28 March 2019

This is Intentional

The law requires that 2 of the 5 members of the Securities and Exchange Commission be from the opposing party, nominated by the leader of that party in the Senate.

Chuck Schumer has refused to nominate someone to fill the second seat.
Last summer, Senate Minority Leader Chuck Schumer failed to name a candidate for a minority position on the Securities and Exchange Commission, and now Wall Street lawyers are celebrating a virtual amnesty that they think could last the rest of Donald Trump’s term.

In a remarkably candid editorial, five partners with the D.C. law firm Debevoise & Plimpton have confidently predicted that the SEC will refrain from imposing financial penalties on corporations for securities violations “for the remainder of the current presidential term.” This benefits the large trading and securities interests that employ Debevoise for legal defense work. The editorial amounts to Debevoise informing their clients that the coast is clear.

The reason for the expected decrease in enforcement has to do with a fatal delay by Schumer to name a minority commissioner and the Trump administration’s unprecedented exploitation of this mistake.

The SEC is currently operating with four commissioners, three of whom were appointed by Republicans. Like many independent commissions, two of the SEC’s five commissioners must not be members of the party in the White House. But Kara Stein, a Democratic commissioner, ended her tenure January 2, and that seat remains vacant. Allison Lee, the former Stein aide preferred by Senate Democrats as her replacement, has yet to be formally nominated, though her name was recommended several months ago. Bloomberg reported March 20 that Lee will be announced “in the coming weeks,” though they also reported that last August.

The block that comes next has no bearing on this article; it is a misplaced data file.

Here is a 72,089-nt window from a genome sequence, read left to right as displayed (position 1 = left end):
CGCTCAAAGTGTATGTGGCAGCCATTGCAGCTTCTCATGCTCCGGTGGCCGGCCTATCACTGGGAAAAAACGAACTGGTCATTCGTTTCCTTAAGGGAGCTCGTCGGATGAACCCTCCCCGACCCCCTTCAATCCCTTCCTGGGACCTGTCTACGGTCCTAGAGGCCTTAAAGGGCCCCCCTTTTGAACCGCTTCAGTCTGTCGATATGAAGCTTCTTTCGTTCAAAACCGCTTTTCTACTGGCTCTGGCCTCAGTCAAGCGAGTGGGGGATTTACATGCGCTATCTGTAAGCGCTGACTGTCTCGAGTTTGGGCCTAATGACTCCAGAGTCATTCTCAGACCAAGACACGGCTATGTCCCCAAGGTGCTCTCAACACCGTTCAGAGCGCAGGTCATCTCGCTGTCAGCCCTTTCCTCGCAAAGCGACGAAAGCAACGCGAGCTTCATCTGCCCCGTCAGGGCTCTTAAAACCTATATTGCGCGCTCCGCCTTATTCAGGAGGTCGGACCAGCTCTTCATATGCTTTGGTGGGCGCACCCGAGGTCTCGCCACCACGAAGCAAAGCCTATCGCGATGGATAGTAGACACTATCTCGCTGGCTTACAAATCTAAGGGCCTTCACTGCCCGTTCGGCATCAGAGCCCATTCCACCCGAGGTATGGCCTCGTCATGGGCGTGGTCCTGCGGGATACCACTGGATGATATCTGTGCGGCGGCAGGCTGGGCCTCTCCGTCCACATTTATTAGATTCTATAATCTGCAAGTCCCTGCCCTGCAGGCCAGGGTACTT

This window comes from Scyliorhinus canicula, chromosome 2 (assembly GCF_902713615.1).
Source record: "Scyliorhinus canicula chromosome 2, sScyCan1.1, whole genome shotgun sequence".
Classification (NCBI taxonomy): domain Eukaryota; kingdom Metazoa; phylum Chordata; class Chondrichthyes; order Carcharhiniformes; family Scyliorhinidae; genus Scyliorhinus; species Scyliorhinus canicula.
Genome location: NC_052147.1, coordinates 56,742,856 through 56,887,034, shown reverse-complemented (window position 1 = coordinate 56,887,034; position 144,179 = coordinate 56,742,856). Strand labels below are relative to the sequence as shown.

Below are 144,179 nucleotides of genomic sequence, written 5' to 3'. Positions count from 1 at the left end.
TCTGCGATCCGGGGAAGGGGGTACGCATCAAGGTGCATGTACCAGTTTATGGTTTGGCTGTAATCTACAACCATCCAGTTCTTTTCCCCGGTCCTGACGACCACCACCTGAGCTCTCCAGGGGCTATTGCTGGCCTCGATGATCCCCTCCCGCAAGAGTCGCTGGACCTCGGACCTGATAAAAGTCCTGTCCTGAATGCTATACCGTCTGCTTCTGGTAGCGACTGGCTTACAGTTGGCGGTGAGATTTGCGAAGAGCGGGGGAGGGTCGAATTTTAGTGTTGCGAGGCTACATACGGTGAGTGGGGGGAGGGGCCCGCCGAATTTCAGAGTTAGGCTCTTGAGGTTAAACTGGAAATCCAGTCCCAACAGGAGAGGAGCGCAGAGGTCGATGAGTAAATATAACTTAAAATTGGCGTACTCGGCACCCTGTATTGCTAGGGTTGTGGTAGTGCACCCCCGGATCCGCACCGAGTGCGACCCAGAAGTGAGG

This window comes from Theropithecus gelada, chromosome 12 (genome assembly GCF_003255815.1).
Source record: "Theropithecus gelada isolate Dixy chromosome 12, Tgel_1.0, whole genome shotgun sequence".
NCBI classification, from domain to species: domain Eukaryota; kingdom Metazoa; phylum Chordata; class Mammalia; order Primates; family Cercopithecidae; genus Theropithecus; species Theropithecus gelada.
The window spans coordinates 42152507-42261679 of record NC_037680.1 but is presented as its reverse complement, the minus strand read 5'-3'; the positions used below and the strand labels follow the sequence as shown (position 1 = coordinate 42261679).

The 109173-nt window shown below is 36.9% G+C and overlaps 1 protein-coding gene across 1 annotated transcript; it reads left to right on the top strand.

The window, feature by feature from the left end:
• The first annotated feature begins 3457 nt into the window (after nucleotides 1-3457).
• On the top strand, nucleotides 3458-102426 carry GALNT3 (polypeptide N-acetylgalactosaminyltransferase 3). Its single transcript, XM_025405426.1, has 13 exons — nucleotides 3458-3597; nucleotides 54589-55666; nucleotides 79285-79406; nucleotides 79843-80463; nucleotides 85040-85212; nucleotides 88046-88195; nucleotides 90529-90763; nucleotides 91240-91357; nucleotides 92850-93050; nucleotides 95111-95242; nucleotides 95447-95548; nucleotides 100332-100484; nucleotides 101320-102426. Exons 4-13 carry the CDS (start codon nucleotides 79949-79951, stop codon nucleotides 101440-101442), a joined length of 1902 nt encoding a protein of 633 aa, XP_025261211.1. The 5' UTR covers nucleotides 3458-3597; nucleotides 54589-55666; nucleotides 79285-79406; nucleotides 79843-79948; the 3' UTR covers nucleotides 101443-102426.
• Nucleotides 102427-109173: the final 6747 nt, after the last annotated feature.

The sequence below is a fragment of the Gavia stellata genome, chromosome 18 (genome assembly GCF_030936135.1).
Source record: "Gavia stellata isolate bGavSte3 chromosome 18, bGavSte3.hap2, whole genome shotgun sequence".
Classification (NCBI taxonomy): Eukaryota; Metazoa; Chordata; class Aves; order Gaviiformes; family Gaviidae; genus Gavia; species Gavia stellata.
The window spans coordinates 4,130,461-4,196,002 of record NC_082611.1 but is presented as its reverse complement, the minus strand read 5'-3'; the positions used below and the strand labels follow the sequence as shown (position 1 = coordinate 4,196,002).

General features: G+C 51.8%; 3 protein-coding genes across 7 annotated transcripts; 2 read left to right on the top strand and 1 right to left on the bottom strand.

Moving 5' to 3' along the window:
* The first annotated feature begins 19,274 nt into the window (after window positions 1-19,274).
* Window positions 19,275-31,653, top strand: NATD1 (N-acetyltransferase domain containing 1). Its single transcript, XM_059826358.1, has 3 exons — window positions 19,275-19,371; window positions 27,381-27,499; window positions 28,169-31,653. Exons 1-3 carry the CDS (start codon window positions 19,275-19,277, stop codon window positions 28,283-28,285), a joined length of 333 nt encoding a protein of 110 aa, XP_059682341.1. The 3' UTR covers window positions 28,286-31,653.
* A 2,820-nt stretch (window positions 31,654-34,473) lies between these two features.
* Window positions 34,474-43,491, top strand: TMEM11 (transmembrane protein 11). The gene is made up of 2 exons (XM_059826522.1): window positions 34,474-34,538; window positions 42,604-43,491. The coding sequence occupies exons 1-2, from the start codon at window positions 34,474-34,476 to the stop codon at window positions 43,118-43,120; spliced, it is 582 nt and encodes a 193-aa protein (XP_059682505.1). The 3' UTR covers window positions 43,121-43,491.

The Debevoise partners, whose clients include numerous big bank and securities firms, explain that this imbalance will come as good news for companies looking to break securities laws. “Because it is likely that this four-person commission will remain in place for the remainder of the current presidential term, we may soon see fewer corporate penalties in financial reporting cases and, if recent votes are indicative, potentially more broadly,” they write in an analysis for Law360, a trade publication for the legal community.

“It’s absolutely astonishing,” said David Segal of Demand Progress, which has closely tracked personnel moves under the Trump administration. “Trump’s violation of the longstanding norm that minority-party commissioners will secure nominations and fair confirmation processes is so severe that white-collar defense firms are now advising clients that laws likely won’t be enforced against them for the rest of his term.”

It would be highly unusual for a president to hold vacant a commission seat intended for the opposing party for two years. But critics like Segal place some of the blame on Schumer for failing to submit Lee’s name for consideration when there was an open Republican seat on the SEC last summer. Typically, commission slots like this move in pairs, giving Democrats and Republicans a reason to vote for the nominee from the other party.
Chuck Schumer is bought and paid for by Wall Street, and he doesn't make unforced errors like this.

He did this because he's opposed to meaningful enforcement actions against the Banksters.


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